In the past several days, there’s been news of two developments that could simplify and encourage travel between the United States and the Southern Cone countries of Argentina, Brazil, and Chile. One of them has immediate regional significance, while the other - a longer-term change that’s still speculative to a degree - is more far-reaching and even revolutionary, though it has complex implications.
In the first instance, LAN Perú, an affiliate of Chile’s LAN Airlines, is instituting four flights weekly from San Francisco International Airport (SFO) to Lima’s Aeropuerto Internacional Jorge Chávez (LIM), from July 1st. LAN’s fourth link to the United States - it also serves Miami, New York and Los Angeles - will offer the only non-stop flights from SFO to South America, but Perú is not the only attraction. For Bay Area travelers bound for Buenos Aires, Santiago or São Paulo, Lima’s efficient new airport will offer easier connections than mega-airports such as Los Angeles (LAX) Dallas Fort Worth (DFW), and Houston (IAH).
Besides avoiding US domestic flights, with possible long layovers, the SFO connection will mean that travelers will be able to settle into their seats immediately for the long haul to Lima. The only negative is that the 1:15 p.m. departure time from San Francisco means a midnight arrival for changing planes in Lima, but the connection should be quick and efficient (I have made this transfer several times en route to Buenos Aires and Santiago from Los Angeles, and far prefer it to going through Dallas or Houston).
Even then, LAN’s superior service should help compensate for that minor inconvenience and, at present, there are some excellent introductory fares. According to my fellow travel writer Edward Hasbrouck (author of The Practical Nomad, an incisive blog about everything to do with travel), “once the introductory sale is over, I expect that these will become the preferred, and premium, choice for Bay Area-South America travelers who are willing to pay a bit more for quicker, more convenient flights (and better service, or course, than on US-flag airlines).”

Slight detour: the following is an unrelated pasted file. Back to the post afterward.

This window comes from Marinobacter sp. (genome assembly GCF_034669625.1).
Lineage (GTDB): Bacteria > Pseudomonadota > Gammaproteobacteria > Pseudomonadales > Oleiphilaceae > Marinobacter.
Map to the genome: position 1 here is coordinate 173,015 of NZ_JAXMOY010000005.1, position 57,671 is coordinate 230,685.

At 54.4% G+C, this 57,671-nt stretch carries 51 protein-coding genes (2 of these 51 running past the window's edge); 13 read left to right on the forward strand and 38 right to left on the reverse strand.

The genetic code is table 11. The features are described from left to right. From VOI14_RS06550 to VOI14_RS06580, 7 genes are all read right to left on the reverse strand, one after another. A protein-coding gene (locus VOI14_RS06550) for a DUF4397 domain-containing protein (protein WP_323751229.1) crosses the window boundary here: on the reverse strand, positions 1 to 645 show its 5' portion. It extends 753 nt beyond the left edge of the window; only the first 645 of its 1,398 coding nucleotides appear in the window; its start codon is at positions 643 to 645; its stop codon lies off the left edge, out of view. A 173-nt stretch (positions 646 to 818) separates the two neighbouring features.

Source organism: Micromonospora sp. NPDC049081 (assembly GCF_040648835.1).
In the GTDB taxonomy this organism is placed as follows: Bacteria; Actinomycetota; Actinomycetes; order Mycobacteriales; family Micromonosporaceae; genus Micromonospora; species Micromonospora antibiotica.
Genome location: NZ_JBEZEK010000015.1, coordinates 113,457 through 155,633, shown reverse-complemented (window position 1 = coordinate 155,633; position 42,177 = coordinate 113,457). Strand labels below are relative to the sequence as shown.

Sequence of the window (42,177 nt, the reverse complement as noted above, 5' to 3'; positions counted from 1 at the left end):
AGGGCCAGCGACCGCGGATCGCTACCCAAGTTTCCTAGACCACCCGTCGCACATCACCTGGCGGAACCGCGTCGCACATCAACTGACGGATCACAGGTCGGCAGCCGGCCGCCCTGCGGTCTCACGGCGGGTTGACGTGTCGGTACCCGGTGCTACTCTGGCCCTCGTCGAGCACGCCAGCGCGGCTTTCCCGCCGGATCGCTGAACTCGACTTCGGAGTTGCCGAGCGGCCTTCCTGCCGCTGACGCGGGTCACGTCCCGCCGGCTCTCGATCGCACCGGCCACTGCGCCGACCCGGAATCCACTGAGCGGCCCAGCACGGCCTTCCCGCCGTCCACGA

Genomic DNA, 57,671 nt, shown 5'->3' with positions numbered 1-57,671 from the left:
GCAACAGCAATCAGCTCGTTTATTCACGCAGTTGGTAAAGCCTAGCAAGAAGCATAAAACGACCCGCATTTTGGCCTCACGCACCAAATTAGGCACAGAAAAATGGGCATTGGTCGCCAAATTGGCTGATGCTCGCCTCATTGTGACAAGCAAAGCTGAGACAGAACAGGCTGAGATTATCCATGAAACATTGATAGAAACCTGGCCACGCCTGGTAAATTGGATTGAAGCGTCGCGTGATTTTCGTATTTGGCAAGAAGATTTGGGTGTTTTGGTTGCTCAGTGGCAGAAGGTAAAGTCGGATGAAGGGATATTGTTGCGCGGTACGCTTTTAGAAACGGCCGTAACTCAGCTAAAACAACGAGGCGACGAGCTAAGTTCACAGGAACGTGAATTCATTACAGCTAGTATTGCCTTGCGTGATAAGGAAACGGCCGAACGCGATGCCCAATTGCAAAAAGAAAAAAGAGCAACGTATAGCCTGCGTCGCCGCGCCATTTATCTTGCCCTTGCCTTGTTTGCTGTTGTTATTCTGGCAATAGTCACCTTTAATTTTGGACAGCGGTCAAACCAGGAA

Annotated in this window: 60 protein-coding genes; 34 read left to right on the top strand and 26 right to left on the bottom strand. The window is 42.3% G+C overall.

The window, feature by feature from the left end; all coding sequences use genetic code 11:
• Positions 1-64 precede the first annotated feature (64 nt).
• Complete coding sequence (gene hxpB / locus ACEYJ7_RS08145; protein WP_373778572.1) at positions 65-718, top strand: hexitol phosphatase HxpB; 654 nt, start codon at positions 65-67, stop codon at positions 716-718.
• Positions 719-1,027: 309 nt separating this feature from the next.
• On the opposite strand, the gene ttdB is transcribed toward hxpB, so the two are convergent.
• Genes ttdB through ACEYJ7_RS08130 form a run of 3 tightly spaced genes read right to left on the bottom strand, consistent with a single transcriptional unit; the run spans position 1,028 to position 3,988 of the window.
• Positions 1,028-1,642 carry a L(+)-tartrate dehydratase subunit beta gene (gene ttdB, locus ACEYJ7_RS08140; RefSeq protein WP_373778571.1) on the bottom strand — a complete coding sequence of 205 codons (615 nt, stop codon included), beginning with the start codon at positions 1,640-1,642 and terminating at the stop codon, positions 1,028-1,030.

The other development is far more significant than the addition of another city to LAN’s North American gateways. According to the online Santiago Times, the United States is considering the inclusion of Argentina, Brazil and Chile in the Visa Waiver Program, which would allow citizens of those countries to travel to the US for up to 90 days without obtaining a tourist visa. This is a sore point in all three countries, which have instituted “reciprocity fees” in retaliation for the current US requirements that all their citizens obtain advance visas, which incur high per person costs and additional travel to capital cities for in-person interviews. With inclusion in the Visa Waiver Program, presumably, the three countries would eliminate such fees, which actively discourage travel to South America.
Most of the countries currently in the Visa Waiver Program are from Western Europe, along with Canada, Australia, New Zealand, South Korea and Singapore. According to Roger Dow, of the US Travel Association, the Southern Cone countries could participate within 26 months - not soon enough, in my opinion, but a big improvement over the current situation. Increased travel between North and South America would be a win-win for all four countries.
It may not happen easily, though. The current US administration recently extended the Visa Waiver Program to Greece, and is favorable toward expanding it further, but it is not without internal opposition. According to Edward Hasbrouck, in an email he sent me today, the Department of Homeland Security wants to use the Visa Waiver Program as “the most powerful readily available carrot to pressure countries to cooperate with US anti-terror measures, particularly including travel surveillance and control schemes.” If that’s the case, there could be costs higher than just monetary “reciprocity fees.”